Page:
Now {\|\tau_{tu}f-f\|_{L^p({\mathbb R}^n)}\rightarrow 0} as {t\rightarrow 0} (see remark below) and {\|\tau_{tu}f-f\|_{L^p({\mathbb R}^n)}\leq 2 \|f\|_{L^p({\mathbb R}^n)}} so by the dominated convergence theorem we get the result. \Box

Remark 1 The translation operator is continuous in {L^p} for all {1\leq p <\infty}, that is

\displaystyle \|\tau_y f -f\|_{L^p({\mathbb R}^n)}\rightarrow 0\quad\mbox{as}\quad y\rightarrow 0,

for all {f\in L^p({\mathbb R}^n)}, {1\leq p <\infty}.

Observe that for {p=\infty}, {\|\tau_yf -f\|_{L^\infty({\mathbb R}^n)}\rightarrow 0} as {y\rightarrow 0} means that {f} is uniformly continuous. This shows why the previous theorem breaks down in {L^\infty}.

Exercise 3 Show that the translation operator is continuous in {L^p({\mathbb R}^n)} for {1\leq p <\infty}. Use the fact that continuous functions with compact support are dense in {L^p} for {1\leq p <\infty}. See also section 2.

Exercise 4 (i) Show that

\displaystyle 	\|f*\phi_t-f\|_{\infty}\rightarrow 0,,

as t\to 0 for all f which are bounded and uniformly continuous.

(ii) If f is bounded and continuous on \mathbb R^n show that

\displaystyle f*\phi_t\to f

as t \to 0, uniformly on compact subsets of \mathbb R^n.

Remark 2 There is a slight abuse of notation here. We use {\|\cdot\|_\infty} for the norm in the space {L^\infty} defined in terms of the essential supremum of a function. However, the right norm in spaces of continuous functions should be defined in terms of the actual supremum of the function. Note however that for a continuous function, the two notions are identical so this should create no confusion.

Exercise 5 Let {1\leq p\leq \infty} and {p'} be its dual exponent. Suppose that {f\in L^p({\mathbb R}^n)} and {g\in L^{p'}({\mathbb R}^n)}. Show that {f*g} exists for every {x\in {\mathbb R}^n} and that it is a continuous and decays to zero at infinity. Also show the estimate

\displaystyle  \|f*g\|_{L^\infty({\mathbb R}^n)} \leq \|f\|_{L^p({\mathbb R}^n)}\|g\|_{L^{p'}({\mathbb R}^n)}.

Remark 3 If {\mu} is a finite Borel measure on {{\mathbb R}^n} and {f\in L^p({\mathbb R}^n)} it makes perfect sense to define the convolution of {f} with {\mu} to be the function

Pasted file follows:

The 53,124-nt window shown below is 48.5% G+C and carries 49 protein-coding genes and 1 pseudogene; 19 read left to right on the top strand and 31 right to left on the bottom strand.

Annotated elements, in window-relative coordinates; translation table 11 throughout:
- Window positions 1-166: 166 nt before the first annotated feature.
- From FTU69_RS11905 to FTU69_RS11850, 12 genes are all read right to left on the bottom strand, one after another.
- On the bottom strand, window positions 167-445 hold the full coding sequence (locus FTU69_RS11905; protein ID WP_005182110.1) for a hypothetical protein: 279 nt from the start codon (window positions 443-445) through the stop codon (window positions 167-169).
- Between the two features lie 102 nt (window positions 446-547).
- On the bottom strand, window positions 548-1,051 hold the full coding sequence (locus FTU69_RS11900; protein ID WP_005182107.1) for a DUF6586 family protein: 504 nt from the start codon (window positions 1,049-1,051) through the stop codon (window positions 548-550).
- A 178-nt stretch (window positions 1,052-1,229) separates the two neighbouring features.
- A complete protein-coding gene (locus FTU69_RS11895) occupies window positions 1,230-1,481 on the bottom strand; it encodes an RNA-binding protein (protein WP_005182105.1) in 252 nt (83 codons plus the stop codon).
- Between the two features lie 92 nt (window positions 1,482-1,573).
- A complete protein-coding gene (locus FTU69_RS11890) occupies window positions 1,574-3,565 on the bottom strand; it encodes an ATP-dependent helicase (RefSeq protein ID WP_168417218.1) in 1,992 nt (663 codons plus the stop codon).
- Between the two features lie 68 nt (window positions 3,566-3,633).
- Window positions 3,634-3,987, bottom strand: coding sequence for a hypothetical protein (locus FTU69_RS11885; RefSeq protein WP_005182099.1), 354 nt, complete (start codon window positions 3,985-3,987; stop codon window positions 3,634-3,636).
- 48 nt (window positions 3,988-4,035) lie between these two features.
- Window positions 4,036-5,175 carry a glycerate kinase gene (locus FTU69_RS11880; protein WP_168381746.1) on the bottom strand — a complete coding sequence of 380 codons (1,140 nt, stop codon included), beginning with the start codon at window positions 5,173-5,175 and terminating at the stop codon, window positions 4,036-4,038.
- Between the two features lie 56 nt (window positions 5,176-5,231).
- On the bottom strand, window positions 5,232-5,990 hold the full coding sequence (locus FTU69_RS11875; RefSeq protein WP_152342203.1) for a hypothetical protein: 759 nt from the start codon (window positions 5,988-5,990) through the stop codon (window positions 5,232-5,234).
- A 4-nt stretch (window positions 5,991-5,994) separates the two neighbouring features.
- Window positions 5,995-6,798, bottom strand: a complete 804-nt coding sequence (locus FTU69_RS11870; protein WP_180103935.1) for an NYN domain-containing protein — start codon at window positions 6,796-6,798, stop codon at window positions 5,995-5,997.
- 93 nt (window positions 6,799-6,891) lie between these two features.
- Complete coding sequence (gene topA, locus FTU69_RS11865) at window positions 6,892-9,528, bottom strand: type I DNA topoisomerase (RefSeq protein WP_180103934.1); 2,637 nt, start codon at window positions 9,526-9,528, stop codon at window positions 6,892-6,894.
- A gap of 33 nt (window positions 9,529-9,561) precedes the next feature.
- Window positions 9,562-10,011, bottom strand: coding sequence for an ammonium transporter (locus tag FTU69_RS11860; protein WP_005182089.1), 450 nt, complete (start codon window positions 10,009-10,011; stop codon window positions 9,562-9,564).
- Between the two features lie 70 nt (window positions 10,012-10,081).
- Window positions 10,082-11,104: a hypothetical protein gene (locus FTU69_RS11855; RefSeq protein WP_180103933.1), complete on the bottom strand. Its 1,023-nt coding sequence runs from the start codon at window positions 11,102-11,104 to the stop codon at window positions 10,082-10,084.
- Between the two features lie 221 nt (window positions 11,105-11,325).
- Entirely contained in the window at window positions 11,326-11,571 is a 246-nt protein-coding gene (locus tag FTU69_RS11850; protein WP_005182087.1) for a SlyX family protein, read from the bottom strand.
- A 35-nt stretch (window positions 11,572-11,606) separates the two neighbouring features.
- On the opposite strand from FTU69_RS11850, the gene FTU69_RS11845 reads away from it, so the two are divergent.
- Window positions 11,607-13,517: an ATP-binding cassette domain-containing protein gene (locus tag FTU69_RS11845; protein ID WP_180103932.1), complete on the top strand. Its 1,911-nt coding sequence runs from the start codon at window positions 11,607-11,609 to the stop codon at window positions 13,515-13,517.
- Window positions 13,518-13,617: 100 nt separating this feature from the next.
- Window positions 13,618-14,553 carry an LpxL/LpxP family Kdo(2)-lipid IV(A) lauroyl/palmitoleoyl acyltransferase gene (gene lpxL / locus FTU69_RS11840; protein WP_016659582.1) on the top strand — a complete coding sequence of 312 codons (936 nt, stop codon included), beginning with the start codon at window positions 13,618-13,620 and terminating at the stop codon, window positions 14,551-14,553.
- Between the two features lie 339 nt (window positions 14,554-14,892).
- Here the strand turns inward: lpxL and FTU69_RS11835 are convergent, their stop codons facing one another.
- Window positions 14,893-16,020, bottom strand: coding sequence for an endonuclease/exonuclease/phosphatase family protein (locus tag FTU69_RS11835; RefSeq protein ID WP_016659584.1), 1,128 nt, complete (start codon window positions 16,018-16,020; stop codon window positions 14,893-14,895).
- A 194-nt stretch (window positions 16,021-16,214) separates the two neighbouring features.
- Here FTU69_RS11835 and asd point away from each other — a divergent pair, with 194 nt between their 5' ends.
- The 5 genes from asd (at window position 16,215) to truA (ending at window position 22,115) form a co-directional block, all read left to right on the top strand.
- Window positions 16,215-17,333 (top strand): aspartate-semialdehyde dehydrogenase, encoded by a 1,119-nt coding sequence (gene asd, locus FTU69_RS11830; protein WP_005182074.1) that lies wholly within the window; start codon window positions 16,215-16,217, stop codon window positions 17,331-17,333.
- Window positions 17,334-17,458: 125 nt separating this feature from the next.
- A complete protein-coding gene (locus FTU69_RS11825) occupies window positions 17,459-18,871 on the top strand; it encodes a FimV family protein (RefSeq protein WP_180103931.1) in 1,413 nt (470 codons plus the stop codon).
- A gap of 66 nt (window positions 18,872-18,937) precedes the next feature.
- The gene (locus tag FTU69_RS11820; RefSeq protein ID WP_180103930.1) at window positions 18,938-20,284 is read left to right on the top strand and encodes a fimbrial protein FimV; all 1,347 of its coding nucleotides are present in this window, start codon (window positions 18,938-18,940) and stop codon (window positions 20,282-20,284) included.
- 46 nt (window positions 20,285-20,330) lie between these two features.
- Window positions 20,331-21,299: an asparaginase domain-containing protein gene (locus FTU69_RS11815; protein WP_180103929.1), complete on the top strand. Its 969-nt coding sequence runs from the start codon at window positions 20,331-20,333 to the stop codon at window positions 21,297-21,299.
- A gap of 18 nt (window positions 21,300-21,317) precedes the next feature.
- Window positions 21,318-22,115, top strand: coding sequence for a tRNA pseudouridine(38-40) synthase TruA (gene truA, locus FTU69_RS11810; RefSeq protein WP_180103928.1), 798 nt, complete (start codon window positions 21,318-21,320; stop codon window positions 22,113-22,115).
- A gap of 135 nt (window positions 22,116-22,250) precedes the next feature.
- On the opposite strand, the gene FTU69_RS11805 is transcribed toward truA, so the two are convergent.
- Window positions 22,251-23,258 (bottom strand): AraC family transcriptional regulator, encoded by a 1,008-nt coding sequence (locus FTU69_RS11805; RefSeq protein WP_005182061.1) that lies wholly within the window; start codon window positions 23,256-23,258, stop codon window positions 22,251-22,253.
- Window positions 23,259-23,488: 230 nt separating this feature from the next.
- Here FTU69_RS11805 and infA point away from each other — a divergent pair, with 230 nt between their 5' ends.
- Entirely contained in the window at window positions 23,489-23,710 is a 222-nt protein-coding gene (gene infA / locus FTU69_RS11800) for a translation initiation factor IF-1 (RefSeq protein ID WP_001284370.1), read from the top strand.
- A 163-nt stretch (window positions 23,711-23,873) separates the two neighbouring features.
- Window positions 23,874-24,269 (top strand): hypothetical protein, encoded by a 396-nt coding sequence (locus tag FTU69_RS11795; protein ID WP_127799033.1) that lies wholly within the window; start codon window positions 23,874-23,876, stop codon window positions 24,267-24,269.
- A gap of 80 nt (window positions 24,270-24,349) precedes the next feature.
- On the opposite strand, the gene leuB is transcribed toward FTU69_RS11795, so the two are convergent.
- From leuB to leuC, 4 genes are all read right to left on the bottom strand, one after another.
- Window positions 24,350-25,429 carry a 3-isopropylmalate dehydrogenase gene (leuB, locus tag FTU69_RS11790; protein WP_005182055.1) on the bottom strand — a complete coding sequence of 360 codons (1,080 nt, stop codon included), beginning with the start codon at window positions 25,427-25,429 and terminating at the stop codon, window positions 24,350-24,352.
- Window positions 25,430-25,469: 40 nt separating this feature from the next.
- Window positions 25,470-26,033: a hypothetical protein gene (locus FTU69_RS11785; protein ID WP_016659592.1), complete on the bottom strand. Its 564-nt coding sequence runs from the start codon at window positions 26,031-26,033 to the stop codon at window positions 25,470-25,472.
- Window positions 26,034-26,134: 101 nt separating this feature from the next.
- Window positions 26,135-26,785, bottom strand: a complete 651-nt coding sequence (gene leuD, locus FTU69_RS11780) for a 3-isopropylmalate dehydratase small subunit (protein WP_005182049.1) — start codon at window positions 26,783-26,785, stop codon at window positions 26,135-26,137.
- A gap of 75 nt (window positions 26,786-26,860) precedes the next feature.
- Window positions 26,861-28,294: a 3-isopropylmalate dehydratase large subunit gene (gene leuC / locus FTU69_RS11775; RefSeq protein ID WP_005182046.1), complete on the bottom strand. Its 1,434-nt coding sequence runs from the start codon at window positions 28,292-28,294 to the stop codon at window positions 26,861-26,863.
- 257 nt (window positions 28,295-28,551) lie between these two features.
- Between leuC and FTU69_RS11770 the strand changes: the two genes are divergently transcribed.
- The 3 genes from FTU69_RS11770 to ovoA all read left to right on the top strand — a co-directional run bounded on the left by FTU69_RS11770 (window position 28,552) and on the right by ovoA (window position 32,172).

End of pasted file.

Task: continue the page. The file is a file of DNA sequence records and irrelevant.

\displaystyle (f*\mu)(x)=\int_{{\mathbb R}^n}f(x-y)d\mu (y).

We then have

\displaystyle  \|f*\mu\|_{L^p({\mathbb R}^n)}\leq \|\mu\| \|f\|_{L^p({\mathbb R}^n)},

where {\mu} is the total variation of the measure {\mu}.

2. Some dense classes of functions

In this paragraph we will discuss some dense sub-classes of functions inside the {L^p} space. These will prove to be very useful as many estimates will be easier to establish for these special sub-classes. Also, many times, working with a dense class in {L^p}, help us avoid several technical difficulties or even define operators that are not obviously defined directly on some {L^p} space. We will state some of the results here in the generality of a Hausdorff (or locally Hausdorff) space noting that everything goes through for {{\mathbb R}^n} equipped with the Lebesgue measure.

Simple functions: Let {S} be the class of all simple functions {s:X\rightarrow{\mathbb C}} such that

\displaystyle \mu(\{x\in X:s(x)\neq 0\})<\infty,

that is all simple complex valued functions that have support of finite measure. For {1\leq p<\infty} the space {S} is dense in {L^p(X,\mu)}. The space of all simple functions (not necessarily of finite compact support) is dense in {L^p} for {1\leq p \leq \infty}.

Continuous functions with compact support: Let {(X,\mathcal X,\mu)} be a measure space, where {X} is a locally Hausdorff space, {\mathcal X} is a {\sigma}-algebra that contains all compact subsets of {X} and such that

(i) locally finite: {\mu(K)<+\infty} for all compact sets {K\subset X}.

(ii) {\mu} is inner regular, meaning {\mu(A)=\sup\{\mu(K):K\subset A, K\mbox{ is compact.}\}}

(iii) {\mu} is outer regular, meaning {\mu(A)=\inf\{\mu(U): A\subset U, U\in\mathcal X\mbox{ and }U\mbox{ is open.}\}}

We denote by {C_c(X)} the space of continuous functions {f:X\rightarrow {\mathbb C}} with compact support. Then, for every {1\leq p < \infty}, {C_c(X)} is dense in {L^p(X,\mu)}.

Remark here that whenever we embed {C_c(X)} into {L^p(X,\mu)}, {C_c(X)} automatically inherits the topology induced by the larger space, that is, the one defined by the norm {\|\cdot\|_{L^p(X,\mu)}}. Since {L^p} spaces are complete under our hypotheses, this says that {L^p(X,\mu)} is the completion of {C_c(X)} with respect to the norm of {L^p(X,\mu)} for {p<\infty}. For {p=\infty}, the completion of {C_c(X)} with respect to the {\|\cdot\|_{L^\infty(X,\mu)}} is not {L^\infty(X,\mu)} but the space of continuous functions on {X} that vanish at infinity.

Continuous functions that vanish at infinity: Let {X} be a locally compact Hausdorff space (a Hausdorff space where every point has a compact neighborhood). A function {f:X\rightarrow {\mathbb C}} is said to vanish at infinity if for every {\epsilon>0} there exists a compact set {K\subset X} such that {|f(x)|<\epsilon } for all {x\notin K}. We denote by {C_o(X)} the space of all complex valued continuous functions on {X} that vanish at infinity.

It is clear that {C_c(X)\subset C_o(X)}, and actually the two spaces coincide whenever {X} is compact. We can equip the space {C_o(X)} with the norm

\displaystyle \|f\|_{\infty}=\sup_{x\in X} |f(x)|.

Theorem 6 If {X} is a locally compact Hausdorff space, then {C_o(X)} is the completion of {C_c(X)} with respect to the supremum norm defined above.

For the proofs of the previous classical results see for example [F] or [R].